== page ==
I’d characterize the moment right now as quite important. U.S. relations with Serbia go back a long way, and our relations through much of our history have been positive and productive. I know all too well the legacy of the 1990s; and while we cannot forget history, it is important to focus on the future. Looking forward, Serbia today has an important choice to make. Does it follow its path towards full European integration and realize its full economic, political, and social potential? Or does it continue to chart a different path than its neighbors, a path that attempts to strike a “balance” but which, in reality, pins Serbia’s security and economic hopes largely on the East? I do not want Serbia left behind and I am confident many Serbians do not want that. Neither for themselves nor for their children. I think I’ve been clear about where I see Serbia headed, and it’s my hope to do all that I can to help move Serbia towards the West and full European integration. I want to see a prosperous and secure Serbia that offers opportunity to all its citizens.
Your arrival has generated great interest in Serbia and around the region. A section of the public and the media present you as a diplomat who’s been brought out of retirement to resolve everything that your predecessors failed to resolve. What tops your agenda?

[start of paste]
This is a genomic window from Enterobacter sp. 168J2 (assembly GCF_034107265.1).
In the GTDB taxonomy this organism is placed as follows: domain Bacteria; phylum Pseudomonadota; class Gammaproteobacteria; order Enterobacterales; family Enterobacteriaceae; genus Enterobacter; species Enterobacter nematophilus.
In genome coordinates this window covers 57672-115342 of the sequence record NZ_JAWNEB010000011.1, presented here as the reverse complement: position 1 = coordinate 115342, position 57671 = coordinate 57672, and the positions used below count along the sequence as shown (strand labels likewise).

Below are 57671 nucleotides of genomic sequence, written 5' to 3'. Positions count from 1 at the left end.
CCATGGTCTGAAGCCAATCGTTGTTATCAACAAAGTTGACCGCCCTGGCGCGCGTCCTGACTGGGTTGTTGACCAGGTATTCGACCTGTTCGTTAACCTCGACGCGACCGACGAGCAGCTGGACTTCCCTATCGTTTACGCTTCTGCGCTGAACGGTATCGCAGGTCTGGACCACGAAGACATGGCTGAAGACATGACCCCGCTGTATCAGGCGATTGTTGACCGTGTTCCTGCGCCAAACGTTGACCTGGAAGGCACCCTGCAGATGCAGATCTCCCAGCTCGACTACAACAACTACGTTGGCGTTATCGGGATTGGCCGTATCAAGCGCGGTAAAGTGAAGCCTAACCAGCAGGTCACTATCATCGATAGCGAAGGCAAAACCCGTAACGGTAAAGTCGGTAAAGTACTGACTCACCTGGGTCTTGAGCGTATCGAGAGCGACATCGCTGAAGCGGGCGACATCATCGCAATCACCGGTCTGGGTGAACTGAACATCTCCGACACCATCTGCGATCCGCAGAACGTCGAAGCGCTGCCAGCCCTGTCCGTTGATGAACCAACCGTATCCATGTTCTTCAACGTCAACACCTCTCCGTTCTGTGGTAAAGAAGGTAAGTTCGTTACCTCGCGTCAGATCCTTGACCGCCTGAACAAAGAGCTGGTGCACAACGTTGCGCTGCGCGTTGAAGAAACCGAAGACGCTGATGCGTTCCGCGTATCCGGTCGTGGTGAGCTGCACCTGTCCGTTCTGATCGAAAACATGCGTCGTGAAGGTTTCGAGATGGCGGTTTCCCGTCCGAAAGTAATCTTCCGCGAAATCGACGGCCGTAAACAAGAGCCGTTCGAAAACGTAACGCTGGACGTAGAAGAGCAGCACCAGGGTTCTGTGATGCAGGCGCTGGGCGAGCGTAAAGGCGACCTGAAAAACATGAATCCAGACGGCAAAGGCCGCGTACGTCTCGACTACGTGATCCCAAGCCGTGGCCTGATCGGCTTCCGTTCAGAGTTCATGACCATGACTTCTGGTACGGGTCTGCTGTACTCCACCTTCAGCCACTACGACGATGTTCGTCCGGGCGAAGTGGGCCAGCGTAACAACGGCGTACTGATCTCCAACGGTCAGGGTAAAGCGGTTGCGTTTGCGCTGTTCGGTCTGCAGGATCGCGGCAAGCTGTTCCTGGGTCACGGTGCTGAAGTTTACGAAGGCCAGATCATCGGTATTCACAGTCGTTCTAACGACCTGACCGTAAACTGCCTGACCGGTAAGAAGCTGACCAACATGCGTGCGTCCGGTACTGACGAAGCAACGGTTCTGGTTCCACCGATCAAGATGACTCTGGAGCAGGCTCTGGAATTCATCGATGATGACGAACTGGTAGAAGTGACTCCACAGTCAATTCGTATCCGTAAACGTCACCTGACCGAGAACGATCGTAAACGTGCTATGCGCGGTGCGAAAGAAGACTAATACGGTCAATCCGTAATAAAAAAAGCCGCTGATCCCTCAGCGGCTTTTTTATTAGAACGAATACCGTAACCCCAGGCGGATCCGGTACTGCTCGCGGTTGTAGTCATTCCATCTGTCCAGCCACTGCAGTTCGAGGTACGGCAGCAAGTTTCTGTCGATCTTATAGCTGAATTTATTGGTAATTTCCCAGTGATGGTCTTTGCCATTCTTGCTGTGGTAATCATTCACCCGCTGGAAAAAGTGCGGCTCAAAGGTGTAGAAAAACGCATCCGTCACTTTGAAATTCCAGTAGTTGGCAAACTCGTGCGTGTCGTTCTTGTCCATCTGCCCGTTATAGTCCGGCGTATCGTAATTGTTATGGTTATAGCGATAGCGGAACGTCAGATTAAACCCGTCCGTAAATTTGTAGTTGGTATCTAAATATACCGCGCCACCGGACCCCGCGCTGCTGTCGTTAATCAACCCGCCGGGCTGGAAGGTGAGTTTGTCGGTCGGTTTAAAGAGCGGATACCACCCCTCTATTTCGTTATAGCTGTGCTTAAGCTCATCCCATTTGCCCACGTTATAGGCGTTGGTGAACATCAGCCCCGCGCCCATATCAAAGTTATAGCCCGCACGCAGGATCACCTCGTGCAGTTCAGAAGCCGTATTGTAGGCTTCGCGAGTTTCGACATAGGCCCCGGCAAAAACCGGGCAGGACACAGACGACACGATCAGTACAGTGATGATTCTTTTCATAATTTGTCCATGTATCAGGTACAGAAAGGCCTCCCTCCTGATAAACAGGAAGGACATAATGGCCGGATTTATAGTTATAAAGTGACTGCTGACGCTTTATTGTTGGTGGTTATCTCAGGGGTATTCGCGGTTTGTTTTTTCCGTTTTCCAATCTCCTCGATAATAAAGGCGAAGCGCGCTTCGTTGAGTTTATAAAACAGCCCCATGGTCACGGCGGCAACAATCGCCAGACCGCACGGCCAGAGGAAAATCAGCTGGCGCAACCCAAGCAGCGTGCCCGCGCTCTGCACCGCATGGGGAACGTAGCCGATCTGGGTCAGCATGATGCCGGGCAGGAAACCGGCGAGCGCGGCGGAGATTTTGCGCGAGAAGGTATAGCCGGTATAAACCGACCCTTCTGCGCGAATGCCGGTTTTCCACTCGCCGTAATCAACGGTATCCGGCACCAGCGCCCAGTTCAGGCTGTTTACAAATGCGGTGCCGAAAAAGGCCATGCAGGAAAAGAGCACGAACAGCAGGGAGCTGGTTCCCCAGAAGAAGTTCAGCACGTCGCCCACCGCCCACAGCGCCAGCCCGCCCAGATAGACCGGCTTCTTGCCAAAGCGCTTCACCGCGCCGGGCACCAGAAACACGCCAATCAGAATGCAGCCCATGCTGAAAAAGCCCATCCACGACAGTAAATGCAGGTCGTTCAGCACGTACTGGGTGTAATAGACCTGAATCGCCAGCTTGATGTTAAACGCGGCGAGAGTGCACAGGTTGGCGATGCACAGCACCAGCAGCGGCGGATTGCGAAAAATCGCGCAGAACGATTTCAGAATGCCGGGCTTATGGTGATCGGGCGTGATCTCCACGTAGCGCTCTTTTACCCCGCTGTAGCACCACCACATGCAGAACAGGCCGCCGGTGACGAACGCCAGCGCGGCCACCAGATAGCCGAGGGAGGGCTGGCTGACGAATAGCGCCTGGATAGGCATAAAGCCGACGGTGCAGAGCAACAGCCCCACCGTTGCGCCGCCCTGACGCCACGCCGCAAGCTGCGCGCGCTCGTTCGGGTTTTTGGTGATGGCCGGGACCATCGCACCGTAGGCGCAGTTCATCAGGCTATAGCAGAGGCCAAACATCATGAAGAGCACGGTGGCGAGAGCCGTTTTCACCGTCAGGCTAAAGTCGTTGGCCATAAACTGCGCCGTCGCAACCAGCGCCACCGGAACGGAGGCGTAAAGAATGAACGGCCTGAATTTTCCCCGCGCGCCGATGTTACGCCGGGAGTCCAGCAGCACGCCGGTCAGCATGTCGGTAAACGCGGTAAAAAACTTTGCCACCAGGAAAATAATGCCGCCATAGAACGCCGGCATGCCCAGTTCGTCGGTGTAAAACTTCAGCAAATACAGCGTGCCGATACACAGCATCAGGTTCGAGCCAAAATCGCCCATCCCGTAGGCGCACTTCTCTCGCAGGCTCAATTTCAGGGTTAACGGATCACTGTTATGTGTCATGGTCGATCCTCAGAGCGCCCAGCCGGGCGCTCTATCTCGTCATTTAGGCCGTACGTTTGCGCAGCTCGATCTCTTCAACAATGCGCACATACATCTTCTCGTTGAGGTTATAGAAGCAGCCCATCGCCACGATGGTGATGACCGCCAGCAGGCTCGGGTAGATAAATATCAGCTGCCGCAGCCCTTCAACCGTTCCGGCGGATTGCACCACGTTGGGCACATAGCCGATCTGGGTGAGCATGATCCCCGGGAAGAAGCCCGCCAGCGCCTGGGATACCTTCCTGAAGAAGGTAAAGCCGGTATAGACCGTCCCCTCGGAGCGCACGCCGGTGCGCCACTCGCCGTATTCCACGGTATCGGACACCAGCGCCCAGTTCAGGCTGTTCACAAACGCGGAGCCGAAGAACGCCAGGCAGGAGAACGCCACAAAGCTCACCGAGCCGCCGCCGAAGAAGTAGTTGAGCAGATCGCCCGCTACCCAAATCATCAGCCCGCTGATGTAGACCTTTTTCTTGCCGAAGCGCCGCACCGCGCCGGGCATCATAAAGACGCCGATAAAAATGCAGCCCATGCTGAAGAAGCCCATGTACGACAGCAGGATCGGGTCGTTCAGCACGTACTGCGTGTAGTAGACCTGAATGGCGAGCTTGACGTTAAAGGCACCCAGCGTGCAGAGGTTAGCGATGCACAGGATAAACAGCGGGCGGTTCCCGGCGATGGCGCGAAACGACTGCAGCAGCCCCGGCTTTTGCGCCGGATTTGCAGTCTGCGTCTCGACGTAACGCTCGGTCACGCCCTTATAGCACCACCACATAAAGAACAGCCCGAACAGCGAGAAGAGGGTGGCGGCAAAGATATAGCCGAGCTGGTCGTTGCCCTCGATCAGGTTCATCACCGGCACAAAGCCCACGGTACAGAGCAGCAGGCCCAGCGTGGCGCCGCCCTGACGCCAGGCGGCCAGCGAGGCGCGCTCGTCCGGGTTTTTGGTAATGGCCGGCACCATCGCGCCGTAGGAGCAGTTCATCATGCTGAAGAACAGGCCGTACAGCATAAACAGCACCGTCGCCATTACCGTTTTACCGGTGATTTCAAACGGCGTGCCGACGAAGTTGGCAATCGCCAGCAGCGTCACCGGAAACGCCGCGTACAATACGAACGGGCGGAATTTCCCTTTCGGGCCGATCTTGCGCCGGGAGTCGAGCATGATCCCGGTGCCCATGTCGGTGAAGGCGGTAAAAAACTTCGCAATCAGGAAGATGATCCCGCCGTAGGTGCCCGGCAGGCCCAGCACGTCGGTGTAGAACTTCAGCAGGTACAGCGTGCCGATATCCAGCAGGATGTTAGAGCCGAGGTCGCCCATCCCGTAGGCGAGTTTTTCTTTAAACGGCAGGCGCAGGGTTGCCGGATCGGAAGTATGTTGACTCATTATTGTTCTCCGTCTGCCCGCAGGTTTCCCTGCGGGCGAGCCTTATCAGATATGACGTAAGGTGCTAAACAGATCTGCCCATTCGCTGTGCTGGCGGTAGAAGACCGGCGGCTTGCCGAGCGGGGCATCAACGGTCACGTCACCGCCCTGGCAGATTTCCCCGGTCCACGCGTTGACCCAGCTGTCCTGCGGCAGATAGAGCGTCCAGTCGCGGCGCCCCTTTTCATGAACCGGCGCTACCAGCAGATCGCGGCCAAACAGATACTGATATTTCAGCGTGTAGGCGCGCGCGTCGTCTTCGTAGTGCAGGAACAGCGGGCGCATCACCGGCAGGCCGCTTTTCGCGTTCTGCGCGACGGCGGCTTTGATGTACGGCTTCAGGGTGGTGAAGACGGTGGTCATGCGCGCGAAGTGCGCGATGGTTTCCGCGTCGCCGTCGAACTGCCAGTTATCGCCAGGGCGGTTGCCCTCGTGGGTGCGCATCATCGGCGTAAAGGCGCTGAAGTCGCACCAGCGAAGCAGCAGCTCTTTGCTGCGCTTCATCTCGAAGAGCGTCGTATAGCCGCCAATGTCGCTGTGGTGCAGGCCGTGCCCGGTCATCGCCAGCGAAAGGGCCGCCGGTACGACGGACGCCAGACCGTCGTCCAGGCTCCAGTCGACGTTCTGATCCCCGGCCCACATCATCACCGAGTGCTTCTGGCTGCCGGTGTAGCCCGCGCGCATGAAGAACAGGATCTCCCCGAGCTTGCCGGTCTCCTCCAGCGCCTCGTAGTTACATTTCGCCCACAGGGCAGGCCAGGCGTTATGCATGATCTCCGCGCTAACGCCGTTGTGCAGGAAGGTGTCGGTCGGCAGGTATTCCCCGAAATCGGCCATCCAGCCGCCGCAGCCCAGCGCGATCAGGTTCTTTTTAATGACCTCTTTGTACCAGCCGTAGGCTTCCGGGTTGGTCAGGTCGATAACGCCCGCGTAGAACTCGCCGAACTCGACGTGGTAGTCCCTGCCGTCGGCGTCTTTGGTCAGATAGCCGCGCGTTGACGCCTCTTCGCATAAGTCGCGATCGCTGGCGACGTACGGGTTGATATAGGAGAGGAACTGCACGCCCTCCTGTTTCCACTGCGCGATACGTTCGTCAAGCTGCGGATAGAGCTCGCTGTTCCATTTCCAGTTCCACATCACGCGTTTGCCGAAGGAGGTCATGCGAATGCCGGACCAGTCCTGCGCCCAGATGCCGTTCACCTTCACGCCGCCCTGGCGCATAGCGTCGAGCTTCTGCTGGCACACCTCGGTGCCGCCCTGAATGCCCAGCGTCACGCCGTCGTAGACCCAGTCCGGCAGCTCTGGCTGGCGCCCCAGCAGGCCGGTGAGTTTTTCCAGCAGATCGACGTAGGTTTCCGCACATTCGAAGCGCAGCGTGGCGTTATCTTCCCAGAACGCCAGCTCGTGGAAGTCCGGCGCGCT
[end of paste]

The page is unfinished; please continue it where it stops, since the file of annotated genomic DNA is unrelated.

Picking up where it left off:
One lesson I’ve learned is that you need to understand the playing field and the current conditions before you can make a contribution to solving problems. That’s why I have been focused on getting to know today’s Serbia and trying to better understand how the United States can help Serbia achieve its full potential. I wish I had some magic dust to solve all the challenges in Serbia, the Balkans, and elsewhere, but that’s not how diplomacy works. I do think we can make consequential progress on tough issues, step by step. And that’s where I hope to start.
Speaking on the eve of celebrations marking the 20th anniversary of the founding of the American Chamber of Commerce in Serbia, AmCham Serbia, you agreed with the assessment that Serbia is becoming a “key investment zone” in Europe. Where do you see potential for further growth?